For consumers, snapping a smartphone photo of a paper check is a fast and convenient way to make a deposit. But it's also a common way to commit fraud.
That's according to a new report on check cashing by the Center for Financial Services Innovation. Fully 10% of people who used their cell phone to deposit a check had it returned to the originating institution due to fraud, the research found.
Moreover, returned check rates were more than twice as high for checks deposited using mobile phones as they were for other check-cashing methods, such as going to a store or using an ATM. One of the most common fraud schemes involved going to a check-cashing outlet almost immediately after depositing the same check using a mobile phone.
"Fraud is the major concern for providers in offering consumers immediate access to funds," the report states.
The research relied on an examination of the check-cashing behavior of 394,000 consumers, based on a sample of data provided by the bank technology firm FIS.
At an industry conference Thursday in Los Angeles, FIS vice president Aaron Calipari spoke about the vulnerability of banks that offer mobile check deposit to their customers.
"Absolutely the risk is very, very high," said Calipari, vice president of product management and retail payment solutions at FIS. "Even those known good customers, they have a tendency to misbehave in this channel."
His remarks came during a panel discussion at Emerge: The Forum for Financial Services Innovation, a conference co-sponsored by CFSI and American Banker.
Also speaking on the panel was Rodney Drake, vice president of consumer segment strategy at KeyBank (KEY). Drake said that he expects the fraud rates involving mobile check deposit to decrease over time, as banks begin to catch up with the fraudsters.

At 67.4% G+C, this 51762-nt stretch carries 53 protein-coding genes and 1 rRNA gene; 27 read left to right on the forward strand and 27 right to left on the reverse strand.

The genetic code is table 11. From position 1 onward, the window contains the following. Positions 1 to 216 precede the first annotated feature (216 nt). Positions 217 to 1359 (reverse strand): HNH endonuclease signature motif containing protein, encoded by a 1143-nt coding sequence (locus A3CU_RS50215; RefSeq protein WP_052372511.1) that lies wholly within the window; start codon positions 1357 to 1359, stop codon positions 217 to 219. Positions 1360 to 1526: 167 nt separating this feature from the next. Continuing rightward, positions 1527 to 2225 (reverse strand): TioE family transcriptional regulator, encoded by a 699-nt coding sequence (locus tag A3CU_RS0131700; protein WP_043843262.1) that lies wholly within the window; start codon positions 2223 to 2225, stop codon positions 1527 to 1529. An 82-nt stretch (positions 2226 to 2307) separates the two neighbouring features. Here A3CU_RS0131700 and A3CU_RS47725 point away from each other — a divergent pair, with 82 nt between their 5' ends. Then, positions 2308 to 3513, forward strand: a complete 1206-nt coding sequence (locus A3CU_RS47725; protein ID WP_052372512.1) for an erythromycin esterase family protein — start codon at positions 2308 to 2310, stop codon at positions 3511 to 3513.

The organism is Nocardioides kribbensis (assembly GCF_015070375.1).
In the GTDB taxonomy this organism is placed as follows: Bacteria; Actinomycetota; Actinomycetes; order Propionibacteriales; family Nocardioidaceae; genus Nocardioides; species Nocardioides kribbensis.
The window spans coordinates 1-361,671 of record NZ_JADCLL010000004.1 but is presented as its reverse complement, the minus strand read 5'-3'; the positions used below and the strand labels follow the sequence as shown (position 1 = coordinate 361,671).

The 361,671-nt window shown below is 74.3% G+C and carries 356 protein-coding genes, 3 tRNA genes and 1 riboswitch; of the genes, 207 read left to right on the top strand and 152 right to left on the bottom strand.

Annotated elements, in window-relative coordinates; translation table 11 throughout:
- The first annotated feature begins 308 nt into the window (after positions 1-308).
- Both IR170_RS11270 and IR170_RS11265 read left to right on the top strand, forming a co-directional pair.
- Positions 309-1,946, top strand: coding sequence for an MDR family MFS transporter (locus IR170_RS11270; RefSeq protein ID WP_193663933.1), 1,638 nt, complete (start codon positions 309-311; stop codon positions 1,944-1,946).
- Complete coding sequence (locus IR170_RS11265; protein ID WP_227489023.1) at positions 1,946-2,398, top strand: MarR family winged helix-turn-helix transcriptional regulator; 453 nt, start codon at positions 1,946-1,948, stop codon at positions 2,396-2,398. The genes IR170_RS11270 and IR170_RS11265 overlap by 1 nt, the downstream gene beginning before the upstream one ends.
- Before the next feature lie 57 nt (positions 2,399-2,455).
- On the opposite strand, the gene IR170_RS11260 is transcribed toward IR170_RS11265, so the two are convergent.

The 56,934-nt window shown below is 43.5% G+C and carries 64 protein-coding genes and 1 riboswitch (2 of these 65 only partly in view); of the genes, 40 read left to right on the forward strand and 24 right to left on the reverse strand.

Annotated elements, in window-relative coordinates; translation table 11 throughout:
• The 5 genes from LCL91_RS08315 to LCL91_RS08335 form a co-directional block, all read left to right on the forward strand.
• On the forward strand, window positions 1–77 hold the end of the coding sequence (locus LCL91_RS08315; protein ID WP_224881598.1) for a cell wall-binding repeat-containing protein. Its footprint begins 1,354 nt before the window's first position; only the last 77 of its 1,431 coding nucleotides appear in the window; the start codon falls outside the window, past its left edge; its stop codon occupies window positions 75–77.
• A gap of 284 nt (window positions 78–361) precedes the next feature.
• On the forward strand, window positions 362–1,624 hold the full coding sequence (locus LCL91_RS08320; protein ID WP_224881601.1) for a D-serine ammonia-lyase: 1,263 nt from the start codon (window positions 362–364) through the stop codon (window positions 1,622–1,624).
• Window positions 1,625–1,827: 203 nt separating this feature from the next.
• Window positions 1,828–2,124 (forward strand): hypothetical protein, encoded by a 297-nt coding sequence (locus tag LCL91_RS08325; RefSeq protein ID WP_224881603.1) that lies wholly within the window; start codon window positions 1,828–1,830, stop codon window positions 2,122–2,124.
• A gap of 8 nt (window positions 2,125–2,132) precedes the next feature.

"I don't think it's symptomatic of the channel," he said, referring to the use of mobile phones to make a deposit. "It's symptomatic of new technology."
When the same check gets cashed twice, there can be confusion about which of the two affected businesses is on the hook, according to the CFSI report.
"For providers, it is unclear who should absorb the losses the institution that processed the check first or the institution that possesses the physical check," the report states. "While regulation may favor the entity that possesses the physical check, obtaining reimbursement can be arduous."
Despite the fraud risks, the report is generally upbeat about the prospects for mobile check deposit. The authors call the technology "game-changing" and state that it can help financial institutions to "meet consumers' needs for speed and convenience."
Earlier research on the risks associated with mobile deposit capture suggested that banks had less cause for concern.
Research by Celent found that 89% of banks that offered mobile deposit capture in 2012 suffered zero losses that were attributed to the technology. And a more recent survey of 246 financial institutions found that 80% of them said no losses had occurred through the use of remote deposit.